It’s a quandary that often faces travelers to ecologically fragile destinations: tourism can do wonders to raise awareness about the importance of conservation, yet visitors may question whether their very presence is contributing to a problem. For visitors to places like the Galapagos, it’s essential to travel with as light a touch as possible, in small groups via low-impact means.
Natural resources in the islands have been under pressure in recent years following rapid population growth, overfishing (often illegally), invasive species, and unsustainable tourism practices. But the Galapagos is making progress, reflected in a vote earlier this month by the World Heritage Committee of UNESCO to remove the islands from a formal list of places currently described as “in danger.”
The committee took action in a 15-to-4 vote during its 34th annual meeting in the Brazilian capital of Brasilia. The volcanic archipelago off the coast of Ecuador had been placed on the World Heritage in Danger list in 2007 at the request of the Ecuadorian government, who sought greater international attention for the islands’ plight.
The vote to ‘de-list’ the Galapagos – designated a World Heritage Site in 1978 — reflects the committee’s recognition of the efforts made by the Ecuadorian government to preserve the islands’ unique natural heritage. They are perhaps best known as the inspiration for Charles Darwin’s theories about natural selection, spawned when he visited the Galapagos in the 1830s and discovered fascinating variations in species as he sailed from island to island.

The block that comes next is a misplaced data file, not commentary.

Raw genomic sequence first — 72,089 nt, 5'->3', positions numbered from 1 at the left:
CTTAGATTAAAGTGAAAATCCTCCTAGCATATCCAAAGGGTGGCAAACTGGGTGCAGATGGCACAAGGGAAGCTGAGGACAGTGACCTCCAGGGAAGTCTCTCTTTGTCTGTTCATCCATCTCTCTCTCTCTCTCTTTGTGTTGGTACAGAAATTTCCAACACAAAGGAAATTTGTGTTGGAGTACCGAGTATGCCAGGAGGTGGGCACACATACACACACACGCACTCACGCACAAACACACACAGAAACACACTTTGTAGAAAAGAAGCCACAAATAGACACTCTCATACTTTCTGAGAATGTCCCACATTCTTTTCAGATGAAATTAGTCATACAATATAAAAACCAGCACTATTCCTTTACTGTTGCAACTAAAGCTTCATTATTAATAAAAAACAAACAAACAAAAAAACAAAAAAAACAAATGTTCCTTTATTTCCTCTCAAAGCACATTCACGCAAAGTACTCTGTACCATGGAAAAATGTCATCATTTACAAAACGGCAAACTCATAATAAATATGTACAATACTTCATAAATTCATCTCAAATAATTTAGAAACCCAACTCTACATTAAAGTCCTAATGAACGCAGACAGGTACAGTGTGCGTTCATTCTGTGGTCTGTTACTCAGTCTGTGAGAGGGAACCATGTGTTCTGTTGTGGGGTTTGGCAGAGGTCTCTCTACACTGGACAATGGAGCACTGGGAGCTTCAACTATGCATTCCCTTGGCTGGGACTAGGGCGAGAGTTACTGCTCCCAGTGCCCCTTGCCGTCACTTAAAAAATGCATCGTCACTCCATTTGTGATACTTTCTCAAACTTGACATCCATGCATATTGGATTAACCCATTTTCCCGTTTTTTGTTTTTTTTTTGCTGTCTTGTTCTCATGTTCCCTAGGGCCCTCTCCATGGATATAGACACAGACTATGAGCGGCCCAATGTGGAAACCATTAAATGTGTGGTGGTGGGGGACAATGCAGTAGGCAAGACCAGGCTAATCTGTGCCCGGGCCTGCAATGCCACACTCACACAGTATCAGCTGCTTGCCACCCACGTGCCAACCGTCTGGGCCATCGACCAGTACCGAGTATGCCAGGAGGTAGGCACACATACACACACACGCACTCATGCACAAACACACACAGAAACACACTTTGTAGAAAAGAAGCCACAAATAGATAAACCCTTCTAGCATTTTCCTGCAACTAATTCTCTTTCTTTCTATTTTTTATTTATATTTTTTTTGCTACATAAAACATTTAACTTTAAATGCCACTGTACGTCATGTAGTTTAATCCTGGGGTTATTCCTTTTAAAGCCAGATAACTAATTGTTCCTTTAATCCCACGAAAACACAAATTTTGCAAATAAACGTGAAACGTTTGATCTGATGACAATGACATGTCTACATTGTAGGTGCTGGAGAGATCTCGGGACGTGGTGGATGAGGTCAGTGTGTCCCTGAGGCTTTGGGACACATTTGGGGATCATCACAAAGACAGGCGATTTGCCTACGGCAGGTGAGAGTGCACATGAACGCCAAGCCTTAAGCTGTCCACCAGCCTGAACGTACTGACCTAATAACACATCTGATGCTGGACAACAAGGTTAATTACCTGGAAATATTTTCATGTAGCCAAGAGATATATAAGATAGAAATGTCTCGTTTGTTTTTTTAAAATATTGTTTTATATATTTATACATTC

But not everyone believes the Galapagos are ready to be taken off the list. The International Union for Conservation of Nature (IUCN), which initially suggested listing the Galapagos, opposed the vote. The IUCN recognized improved efforts by the Ecuadorian government to slow, if not stop, illegal fishing, but a press release from the organization says “IUCN is concerned by this removal because despite progress, the islands are still threatened by serious conservation problems, including invasive species.
Regardless of the Galapagos’ formal status, it remains crucial for visitors to choose responsible travel providers for their adventures in this unique habitat. With Natural Habitat Expeditions, for instance, you don’t travel on a ship and step ashore with a hundred people – groups are never larger than 12, we sail between islands on a catamaran, and we explore via intimate means – what closer way to encounter the incredible marine life of the Galapagos than by kayak? Check our website for details on our Galapagos trips.
And if you’d like to read more about the UN’s list of World Heritage Sites – in danger, or otherwise – visit UNESCO’s World Heritage web page.
Yours in responsible travel,